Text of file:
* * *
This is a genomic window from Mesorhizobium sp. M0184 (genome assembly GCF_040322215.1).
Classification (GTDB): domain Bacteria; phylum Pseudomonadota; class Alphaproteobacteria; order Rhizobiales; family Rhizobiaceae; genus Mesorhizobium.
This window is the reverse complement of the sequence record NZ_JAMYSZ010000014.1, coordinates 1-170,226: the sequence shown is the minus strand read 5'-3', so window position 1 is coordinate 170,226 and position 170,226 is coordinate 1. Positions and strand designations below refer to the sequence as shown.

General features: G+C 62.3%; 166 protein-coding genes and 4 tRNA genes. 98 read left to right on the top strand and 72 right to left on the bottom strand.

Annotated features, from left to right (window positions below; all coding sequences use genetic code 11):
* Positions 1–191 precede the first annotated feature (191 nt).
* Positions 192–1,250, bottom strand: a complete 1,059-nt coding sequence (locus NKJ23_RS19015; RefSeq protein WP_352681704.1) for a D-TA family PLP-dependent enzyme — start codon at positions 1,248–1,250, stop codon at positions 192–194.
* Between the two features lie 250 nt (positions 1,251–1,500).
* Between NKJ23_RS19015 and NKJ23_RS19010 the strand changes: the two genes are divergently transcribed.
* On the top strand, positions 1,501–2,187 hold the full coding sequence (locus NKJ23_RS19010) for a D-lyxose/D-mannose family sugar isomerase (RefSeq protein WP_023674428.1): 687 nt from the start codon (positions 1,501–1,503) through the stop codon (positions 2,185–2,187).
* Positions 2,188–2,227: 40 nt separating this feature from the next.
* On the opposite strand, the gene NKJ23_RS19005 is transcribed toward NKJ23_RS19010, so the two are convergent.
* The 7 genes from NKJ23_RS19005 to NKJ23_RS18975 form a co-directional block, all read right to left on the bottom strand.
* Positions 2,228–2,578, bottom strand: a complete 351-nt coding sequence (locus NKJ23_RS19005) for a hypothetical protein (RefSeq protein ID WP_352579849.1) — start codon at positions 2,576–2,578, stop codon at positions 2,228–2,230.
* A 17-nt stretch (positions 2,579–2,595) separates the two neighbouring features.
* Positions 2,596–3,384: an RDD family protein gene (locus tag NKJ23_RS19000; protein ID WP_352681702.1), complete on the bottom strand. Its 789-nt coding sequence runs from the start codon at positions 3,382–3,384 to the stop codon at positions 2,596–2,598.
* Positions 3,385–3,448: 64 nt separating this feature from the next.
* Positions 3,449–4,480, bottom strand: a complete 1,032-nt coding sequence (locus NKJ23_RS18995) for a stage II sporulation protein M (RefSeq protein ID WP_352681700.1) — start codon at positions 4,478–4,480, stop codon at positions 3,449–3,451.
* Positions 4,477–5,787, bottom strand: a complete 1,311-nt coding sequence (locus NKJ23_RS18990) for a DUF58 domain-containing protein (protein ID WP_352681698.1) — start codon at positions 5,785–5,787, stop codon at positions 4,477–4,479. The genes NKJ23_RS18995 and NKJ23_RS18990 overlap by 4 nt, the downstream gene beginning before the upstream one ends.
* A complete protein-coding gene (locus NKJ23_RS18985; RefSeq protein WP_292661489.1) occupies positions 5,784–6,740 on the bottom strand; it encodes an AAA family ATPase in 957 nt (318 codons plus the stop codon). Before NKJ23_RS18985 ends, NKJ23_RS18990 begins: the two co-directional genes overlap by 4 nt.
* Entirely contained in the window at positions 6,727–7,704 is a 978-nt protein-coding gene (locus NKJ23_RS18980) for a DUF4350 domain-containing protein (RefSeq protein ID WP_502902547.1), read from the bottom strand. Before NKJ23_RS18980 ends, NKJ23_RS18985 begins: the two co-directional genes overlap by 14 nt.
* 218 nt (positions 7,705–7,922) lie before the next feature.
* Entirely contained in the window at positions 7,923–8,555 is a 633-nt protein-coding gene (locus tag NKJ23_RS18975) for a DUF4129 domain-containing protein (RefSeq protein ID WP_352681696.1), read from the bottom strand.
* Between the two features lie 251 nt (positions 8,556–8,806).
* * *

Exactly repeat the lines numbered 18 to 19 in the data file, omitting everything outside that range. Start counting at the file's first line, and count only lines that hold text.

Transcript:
* Positions 3,449–4,480, bottom strand: a complete 1,032-nt coding sequence (locus NKJ23_RS18995) for a stage II sporulation protein M (RefSeq protein ID WP_352681700.1) — start codon at positions 4,478–4,480, stop codon at positions 3,449–3,451.
* Positions 4,477–5,787, bottom strand: a complete 1,311-nt coding sequence (locus NKJ23_RS18990) for a DUF58 domain-containing protein (protein ID WP_352681698.1) — start codon at positions 5,785–5,787, stop codon at positions 4,477–4,479. The genes NKJ23_RS18995 and NKJ23_RS18990 overlap by 4 nt, the downstream gene beginning before the upstream one ends.